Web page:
Formula 1 cars will be fitted with new, high-speed cameras that are designed to aid accident analysis and investigations from 2016.
In a document outlining the tweaks that will be made to the F1 sporting regulations for the 2016 season, the FIA confirmed that it would be introducing the cameras following the F1 Commission’s meeting in Geneva last week.
“For the purpose of accident analysis, each car must be fitted with a high-speed camera which has been manufactured by the FIA designated supplier to a specification determined by the FIA,” the document reads.
“This should be fitted to the car during each Event and all tests which are attended by more than one team, teams must use their best endeavours to ensure that it is in working order at all times. The camera must be fitted in accordance with the instructions of the FIA.”
Currently, teams do not have to fit cameras like this on their cars for testing. This proved to be particularly troublesome when Fernando Alonso was hospitalized following a hefty crash in Spain last week, with the only available video being that of a spectator.
The FIA also confirmed that drivers would have to wear in-ear accelerometers to aid investigations in the event of an accident.
“For the purpose of accident analysis, each driver must wear in-ear accelerometers which have been manufactured by the FIA designated supplier to a specification determined by the FIA,” the document reads.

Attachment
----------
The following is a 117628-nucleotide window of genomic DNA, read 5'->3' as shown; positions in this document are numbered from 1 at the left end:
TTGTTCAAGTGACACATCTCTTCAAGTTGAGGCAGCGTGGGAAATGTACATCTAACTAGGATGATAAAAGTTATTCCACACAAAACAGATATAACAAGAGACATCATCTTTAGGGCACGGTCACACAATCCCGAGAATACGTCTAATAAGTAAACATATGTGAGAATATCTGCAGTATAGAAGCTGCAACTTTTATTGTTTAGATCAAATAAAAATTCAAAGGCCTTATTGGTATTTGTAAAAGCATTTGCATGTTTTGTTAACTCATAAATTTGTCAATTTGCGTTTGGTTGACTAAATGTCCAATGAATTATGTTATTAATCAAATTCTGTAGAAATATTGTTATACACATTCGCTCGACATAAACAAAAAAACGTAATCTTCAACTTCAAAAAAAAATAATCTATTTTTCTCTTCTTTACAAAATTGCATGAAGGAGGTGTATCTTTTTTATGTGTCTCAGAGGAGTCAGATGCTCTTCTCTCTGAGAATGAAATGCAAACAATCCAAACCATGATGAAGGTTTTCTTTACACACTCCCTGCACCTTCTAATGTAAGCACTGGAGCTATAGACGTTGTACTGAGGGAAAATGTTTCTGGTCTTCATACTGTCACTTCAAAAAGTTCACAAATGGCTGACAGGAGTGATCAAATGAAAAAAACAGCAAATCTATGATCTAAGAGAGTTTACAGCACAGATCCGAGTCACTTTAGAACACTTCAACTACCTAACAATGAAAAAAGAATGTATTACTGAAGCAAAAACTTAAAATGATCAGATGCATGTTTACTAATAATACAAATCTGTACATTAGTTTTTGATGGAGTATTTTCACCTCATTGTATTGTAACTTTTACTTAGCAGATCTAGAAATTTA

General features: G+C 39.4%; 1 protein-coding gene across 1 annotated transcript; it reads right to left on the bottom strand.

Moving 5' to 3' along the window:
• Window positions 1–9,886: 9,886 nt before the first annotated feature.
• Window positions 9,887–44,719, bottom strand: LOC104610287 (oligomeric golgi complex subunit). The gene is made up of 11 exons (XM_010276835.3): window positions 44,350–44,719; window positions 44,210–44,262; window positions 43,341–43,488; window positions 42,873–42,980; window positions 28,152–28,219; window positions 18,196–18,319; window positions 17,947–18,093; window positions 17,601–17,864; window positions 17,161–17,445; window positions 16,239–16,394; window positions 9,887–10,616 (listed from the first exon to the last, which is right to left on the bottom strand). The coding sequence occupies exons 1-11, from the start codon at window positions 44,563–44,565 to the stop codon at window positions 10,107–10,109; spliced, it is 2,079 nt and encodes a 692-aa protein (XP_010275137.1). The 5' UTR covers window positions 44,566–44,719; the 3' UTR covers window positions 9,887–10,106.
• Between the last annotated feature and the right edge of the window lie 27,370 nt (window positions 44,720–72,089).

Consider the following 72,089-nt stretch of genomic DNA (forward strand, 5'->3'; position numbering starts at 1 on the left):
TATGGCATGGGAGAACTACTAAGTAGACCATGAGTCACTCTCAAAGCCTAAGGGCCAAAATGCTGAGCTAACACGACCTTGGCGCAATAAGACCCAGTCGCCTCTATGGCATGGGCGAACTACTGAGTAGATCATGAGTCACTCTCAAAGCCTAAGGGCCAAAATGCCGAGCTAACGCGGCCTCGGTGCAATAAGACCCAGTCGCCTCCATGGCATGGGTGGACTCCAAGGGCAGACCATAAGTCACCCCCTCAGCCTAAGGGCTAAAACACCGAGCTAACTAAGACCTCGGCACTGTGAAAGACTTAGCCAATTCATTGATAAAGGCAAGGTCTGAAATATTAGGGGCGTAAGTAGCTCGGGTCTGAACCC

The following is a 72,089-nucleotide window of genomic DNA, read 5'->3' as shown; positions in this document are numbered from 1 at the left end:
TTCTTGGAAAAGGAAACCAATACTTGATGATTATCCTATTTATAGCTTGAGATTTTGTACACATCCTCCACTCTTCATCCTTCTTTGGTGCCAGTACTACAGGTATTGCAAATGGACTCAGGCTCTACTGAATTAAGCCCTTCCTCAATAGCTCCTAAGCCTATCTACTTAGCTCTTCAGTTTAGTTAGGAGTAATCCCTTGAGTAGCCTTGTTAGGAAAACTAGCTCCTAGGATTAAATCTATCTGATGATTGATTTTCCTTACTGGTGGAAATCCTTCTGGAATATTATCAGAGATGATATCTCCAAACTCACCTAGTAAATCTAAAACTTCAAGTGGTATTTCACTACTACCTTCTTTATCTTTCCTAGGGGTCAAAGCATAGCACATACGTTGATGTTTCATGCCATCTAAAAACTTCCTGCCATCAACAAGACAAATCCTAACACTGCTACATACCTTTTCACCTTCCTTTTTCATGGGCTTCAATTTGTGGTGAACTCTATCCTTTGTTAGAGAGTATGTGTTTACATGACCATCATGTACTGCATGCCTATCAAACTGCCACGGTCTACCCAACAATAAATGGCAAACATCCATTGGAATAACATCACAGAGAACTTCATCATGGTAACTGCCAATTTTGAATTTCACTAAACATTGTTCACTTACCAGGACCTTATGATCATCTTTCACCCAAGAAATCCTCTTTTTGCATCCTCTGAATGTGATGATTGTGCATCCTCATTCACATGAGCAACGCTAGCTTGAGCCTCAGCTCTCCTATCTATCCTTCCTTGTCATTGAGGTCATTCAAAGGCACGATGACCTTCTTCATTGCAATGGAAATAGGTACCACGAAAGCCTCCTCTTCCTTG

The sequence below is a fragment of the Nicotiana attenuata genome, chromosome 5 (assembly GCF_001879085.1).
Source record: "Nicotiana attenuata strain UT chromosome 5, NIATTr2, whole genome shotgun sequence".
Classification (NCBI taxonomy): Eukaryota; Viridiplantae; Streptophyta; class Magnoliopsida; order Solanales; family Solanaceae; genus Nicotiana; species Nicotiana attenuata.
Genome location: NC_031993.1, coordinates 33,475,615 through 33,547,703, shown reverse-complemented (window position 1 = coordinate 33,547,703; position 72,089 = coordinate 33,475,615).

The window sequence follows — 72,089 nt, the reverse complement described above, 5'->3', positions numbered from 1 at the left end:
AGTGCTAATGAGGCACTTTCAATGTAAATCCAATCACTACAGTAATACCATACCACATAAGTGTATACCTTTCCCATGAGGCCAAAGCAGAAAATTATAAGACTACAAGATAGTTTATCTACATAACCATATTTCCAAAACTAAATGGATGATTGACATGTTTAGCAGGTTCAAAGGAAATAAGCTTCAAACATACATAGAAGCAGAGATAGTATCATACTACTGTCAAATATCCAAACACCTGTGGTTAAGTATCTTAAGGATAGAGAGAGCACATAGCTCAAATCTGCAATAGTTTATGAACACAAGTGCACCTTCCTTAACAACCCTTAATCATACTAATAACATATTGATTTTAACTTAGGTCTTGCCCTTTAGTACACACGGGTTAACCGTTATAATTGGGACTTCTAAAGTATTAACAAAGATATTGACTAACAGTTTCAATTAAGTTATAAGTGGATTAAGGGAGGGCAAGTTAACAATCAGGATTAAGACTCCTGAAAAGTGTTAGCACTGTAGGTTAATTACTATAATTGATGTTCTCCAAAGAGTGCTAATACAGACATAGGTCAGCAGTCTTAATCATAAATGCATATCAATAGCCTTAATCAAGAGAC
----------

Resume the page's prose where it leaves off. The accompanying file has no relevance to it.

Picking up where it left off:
“These should be worn by the driver during each Event and all tests which are attended by more than one team, teams must use their best endeavours to ensure that they are in working order at all times.”
Following Jules Bianchi’s tragic accident at last year’s Japanese Grand Prix, there has been a focus on safety standards and investigations within Formula 1. The fitting of cameras should allow the teams and the FIA to get a better understanding of what happened in the event of a crash.
Further to this, the FIA has added a regulation for 2015 that gives the clerk of the course more power in imposing a red flag during a race.
“If competitors or officials are placed in immediate physical danger by cars running on the track, and the clerk of the course deems circumstances are such that the track cannot be negotiated safely, even behind the safety car, the race will be suspended,” the appendix reads.
Safety standards in Formula 1 are very high, but steps can always be taken to reduce the amount of risk and ensure that the drivers are not put at risk.
Although these steps may only be minor, they will certainly help the sport to learn from incidents and ensure that repeats can be avoided in the future.